We often hear the phrase we must do the work to move forward in our grief journey. But what exactly is the work? While everyone grieves in their own unique way, Psychologist J. William Worden provides a framework of four tasks that help us understand how people move through grief in a healthy way.
Suicide is an illness, not a sin. Nobody just calmly decides to end their life by suicide and burden his or her loved ones with that death any more than anyone calmly decides to die of cancer and cause pain. The victim of suicide (in all but rare cases) is a trapped person, caught up in a fiery, private chaos that has its roots both in his or her emotions and in his or her bio-chemistry. Suicide is a desperate attempt to end unendurable pain, akin to one throwing oneself through a window because one’s clothing is on fire.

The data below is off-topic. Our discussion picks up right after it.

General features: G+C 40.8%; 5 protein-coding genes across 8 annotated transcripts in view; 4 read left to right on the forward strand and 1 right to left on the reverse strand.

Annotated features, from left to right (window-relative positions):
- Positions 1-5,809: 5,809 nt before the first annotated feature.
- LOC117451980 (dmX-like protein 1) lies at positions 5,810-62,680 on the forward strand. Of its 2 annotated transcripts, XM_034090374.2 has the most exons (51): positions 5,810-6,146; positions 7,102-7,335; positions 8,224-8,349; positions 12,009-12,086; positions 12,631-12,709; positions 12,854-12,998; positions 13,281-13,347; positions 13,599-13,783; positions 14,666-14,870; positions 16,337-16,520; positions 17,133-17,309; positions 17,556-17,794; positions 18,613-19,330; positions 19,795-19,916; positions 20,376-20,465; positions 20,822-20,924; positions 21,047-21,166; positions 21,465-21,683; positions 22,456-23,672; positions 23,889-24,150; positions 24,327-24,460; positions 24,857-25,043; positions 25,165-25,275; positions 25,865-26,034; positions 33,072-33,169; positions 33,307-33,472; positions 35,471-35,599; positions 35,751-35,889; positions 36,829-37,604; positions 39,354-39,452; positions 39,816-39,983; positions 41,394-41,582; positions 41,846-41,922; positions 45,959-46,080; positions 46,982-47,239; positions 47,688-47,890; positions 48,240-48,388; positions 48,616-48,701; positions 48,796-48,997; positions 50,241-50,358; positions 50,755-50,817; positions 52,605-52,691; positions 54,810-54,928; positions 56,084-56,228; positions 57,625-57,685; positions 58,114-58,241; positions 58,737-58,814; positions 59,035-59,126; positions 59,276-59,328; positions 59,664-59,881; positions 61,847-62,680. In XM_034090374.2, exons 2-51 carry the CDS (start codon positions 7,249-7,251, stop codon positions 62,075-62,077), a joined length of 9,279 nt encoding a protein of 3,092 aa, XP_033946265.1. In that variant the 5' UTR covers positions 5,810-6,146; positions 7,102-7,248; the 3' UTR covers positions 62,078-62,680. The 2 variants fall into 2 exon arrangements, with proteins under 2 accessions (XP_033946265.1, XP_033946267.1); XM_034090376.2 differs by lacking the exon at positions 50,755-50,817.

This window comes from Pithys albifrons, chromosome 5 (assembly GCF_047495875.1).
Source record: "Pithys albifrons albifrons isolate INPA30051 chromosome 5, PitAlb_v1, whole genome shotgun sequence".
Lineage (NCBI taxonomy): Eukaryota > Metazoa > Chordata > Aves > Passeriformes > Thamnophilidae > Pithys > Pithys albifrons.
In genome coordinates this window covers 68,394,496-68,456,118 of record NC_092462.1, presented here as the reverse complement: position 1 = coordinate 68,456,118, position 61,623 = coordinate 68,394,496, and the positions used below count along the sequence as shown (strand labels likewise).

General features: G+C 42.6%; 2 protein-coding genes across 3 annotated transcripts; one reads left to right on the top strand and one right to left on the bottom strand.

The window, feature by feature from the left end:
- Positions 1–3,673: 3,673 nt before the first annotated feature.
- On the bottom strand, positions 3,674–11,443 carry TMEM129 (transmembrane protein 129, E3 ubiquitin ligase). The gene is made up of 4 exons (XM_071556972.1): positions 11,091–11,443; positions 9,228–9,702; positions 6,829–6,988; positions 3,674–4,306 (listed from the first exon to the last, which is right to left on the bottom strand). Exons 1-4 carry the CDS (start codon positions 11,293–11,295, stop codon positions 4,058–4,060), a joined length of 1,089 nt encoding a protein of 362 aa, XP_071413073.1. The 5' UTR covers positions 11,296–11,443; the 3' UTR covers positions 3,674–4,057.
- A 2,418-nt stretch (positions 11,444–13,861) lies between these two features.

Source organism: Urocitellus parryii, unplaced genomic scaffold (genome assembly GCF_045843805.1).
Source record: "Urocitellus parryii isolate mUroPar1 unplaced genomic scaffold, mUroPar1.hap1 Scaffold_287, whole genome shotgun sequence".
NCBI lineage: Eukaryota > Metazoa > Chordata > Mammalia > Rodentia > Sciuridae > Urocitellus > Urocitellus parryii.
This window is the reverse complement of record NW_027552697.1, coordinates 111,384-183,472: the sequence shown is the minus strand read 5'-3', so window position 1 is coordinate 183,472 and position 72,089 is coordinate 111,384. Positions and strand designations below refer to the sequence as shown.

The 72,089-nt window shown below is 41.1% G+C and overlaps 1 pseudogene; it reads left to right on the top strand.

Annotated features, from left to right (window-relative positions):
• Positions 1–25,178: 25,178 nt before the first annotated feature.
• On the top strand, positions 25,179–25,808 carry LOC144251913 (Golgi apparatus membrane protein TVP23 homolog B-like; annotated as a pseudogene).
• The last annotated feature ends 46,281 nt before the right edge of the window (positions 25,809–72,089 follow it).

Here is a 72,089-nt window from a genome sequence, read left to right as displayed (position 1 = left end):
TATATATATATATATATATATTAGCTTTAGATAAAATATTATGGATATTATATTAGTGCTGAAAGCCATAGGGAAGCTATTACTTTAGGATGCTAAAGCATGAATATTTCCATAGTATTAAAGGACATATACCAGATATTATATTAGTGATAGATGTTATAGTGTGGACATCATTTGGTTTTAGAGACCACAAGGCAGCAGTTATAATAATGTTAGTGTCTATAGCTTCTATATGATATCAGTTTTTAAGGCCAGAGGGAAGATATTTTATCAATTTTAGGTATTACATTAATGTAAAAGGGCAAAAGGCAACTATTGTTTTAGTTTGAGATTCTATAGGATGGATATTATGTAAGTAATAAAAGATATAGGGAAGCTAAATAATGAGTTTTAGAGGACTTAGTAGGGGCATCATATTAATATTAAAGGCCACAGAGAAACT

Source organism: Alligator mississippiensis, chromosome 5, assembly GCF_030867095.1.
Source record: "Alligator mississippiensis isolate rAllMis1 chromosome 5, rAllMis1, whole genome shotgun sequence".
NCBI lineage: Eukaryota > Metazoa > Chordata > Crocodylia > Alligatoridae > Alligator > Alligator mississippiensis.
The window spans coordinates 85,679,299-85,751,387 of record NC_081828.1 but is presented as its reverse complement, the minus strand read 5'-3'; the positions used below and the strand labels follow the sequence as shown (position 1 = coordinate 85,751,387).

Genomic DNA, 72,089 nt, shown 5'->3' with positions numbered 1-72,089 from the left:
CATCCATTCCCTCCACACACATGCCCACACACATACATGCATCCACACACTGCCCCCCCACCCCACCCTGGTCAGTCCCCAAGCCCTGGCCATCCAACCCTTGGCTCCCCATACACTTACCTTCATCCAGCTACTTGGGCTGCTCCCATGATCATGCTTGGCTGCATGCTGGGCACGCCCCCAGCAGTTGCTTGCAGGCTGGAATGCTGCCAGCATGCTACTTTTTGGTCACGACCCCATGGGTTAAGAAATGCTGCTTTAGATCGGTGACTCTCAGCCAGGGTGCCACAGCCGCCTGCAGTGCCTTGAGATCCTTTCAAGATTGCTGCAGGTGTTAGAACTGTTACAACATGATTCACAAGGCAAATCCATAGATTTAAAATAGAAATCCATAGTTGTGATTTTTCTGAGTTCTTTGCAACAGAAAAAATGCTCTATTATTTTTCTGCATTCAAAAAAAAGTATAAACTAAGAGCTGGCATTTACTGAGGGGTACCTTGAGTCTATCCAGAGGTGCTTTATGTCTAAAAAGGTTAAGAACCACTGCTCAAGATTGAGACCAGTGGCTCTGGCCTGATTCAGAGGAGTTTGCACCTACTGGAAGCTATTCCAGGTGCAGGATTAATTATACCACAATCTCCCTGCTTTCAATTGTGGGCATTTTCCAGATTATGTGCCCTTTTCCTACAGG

You’ve probably seen the recent statistics about the suicide epidemic — that suicide rates over all have risen by over 30 percent this century; that teenage suicides are rising at roughly twice that rate; that every year 45,000 Americans kill themselves. And yet we don’t talk about it much. It’s uncomfortable. Some people believe the falsehood that if we talk about suicide, it will plant the idea in the minds of vulnerable people. Many of us don’t know what to say or do. A person may be at risk of dying by suicide when he or she expresses hopelessness or self-loathing, when he or she starts joking about “after I’m gone,” starts giving away prized possessions, seems preoccupied with death, suddenly withdraws or suddenly appears calm after a period of depression, as if some decision has been made.